We're back to the Legion of Super-Heroes stories that hooked me in the 1980's. With the story of the Legion of Super-Villains pretty much finished, we're shifting our view over to the newsstand title, Tales of the Legion. To be honest, I wasn't reading the Baxter title at the time this issue was published. I didn't have easy access to a direct market comic shop. I bought all of my comics from the newsstand. It wouldn't be until about a year later that I managed to snag a few copies at a nearby comic show at a shopping mall. A couple of years later, I would discover a direct market shop in that same nearby town.
I'm bound and determined to get the most out of my Marvel Unlimited membership. When looking for something to review, I looked at the 1980s Defenders that got rid of the "non-team" status of the membership. I also looked at the Marvel magazines of the early 1980s. I took a look at the full list of Marvel titles available on Marvel Unlimited and saw Legion of Monsters catch my eye. That's where I got to here. I didn't know that there was a Legion of Monsters comic. The only memory that I have of the "group" was in a single issue of Marvel Premiere. Actually, it was Marvel Premiere #28 that featured the Legion of Monsters. That sparked me to try and give some of the horror characters that the title gave tryouts. It turns out that aside from the Legion of Monsters, Satana was the only original horror-themed character that got a chance in Marvel Premiere. However, looking at the issues available, the first couple featuring Adam Warlock came to my attention, due to the cover obviously by Gil Kane.
It's amazing whenever you see Batman go into cosmic or science fiction stories. That's not to say that it's necessarily bad, because sometimes it's really good. It shows the strengths of the character. In the Justice League, we often see Batman in situations that he should not be suited for. Somehow, he manages to show himself to be very adaptable. With Batman and the Outsiders, Batman gave up the more fantastic adventures for those that were more grounded. There were still threats that should have been outside of his skill set. Writer Mike W. Barr proved how adaptable Batman is. Even in the more grounded 1980s, Batman could be taken into space and fight other-dimensional beings. With issue #22, we also saw an artist join that would excel at telling these stories, Alan Davis. It was in that issue we got to see more than the team facing a cosmic threat illustrated by a new artist. We saw the beginnings of the rift between Batman and the Outsiders.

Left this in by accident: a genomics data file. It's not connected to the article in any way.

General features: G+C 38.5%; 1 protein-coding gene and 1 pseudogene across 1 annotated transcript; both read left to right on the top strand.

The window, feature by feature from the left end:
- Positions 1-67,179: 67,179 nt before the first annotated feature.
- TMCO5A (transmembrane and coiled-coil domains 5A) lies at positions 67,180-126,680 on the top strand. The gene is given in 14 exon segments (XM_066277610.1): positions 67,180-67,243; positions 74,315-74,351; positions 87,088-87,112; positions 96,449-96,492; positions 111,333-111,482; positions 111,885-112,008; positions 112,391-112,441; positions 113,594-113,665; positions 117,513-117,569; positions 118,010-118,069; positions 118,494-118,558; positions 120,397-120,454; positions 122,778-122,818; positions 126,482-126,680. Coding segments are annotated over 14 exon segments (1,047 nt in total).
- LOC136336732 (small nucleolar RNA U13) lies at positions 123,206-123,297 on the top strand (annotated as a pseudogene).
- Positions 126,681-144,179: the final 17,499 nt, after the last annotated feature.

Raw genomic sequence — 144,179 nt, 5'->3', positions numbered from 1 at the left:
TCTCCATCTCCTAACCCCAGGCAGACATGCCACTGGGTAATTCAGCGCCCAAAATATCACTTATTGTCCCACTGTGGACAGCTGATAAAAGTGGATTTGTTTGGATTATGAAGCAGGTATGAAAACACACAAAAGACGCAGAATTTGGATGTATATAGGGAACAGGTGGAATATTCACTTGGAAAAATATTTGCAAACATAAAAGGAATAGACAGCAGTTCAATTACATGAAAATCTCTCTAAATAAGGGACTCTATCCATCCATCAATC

In the 1990s, there was a trend of "bad girls." These were female characters that were usually violent and almost always had costumes that showed more skin than they covered. Lady Death (and most of Chaos! Comics' female characters), Razor, Shi, Glory, and Witchblade were just some of the characters that were the prime examples of this disturbing trend. There may not have been a publisher of super-hero comics in the 1990s that didn't try to ride this trend. Topps Comics, short-lived as it was, even got into the act with Lady Rawhide, spinning off the character into her own title. There were different degrees of the bad girl trend and Lady Rawhide was definitely on the tamer end of the spectrum. However, right there on the cover of her first appearance, Topps looks tobe trying to get in on the trend.
I've had a rough couple of weeks. The thing is that comic book creators have given me some lessons that help me cope with rough times like this. A professional might take issue (no pun intended) with some of these lessons, but they're what gets me to the next stage of dealing with rough patches. Legion of Super-Heroes is one of those titles that has always been something that I come back to over and over. One run that I really enjoy is referred to as the Five Years Late Legion, specifically the first 38 issues, shaped primarily by Keith Giffen and Tom and Mary Bierbaum. It was extremely dark in that the Earth had been covertly conquered by the Dominators. The Legion had disbanded, In almost every issue, there was some level of death and destruction. It'sonly fitting that this story should end with the destruction of Earth, even after it had been liberated with the help of two Legions.
I can't believe that I haven't reviewed this book before. I remember first getting this comic, and being amazed at the way the acetate cover was used to give a gorgeous, full-bleed cover free of the cover elements. This wasn't my first painted comic, Books of Magic probably came first for me, but this was the one that changed something for me. This one had the feel of a traditional comic book, and felt like a big deal. Books of Magic felt like a story, and introduction at the most. It was also split between four artists, and this was one artist who seemed to make the characters in the comics feel real.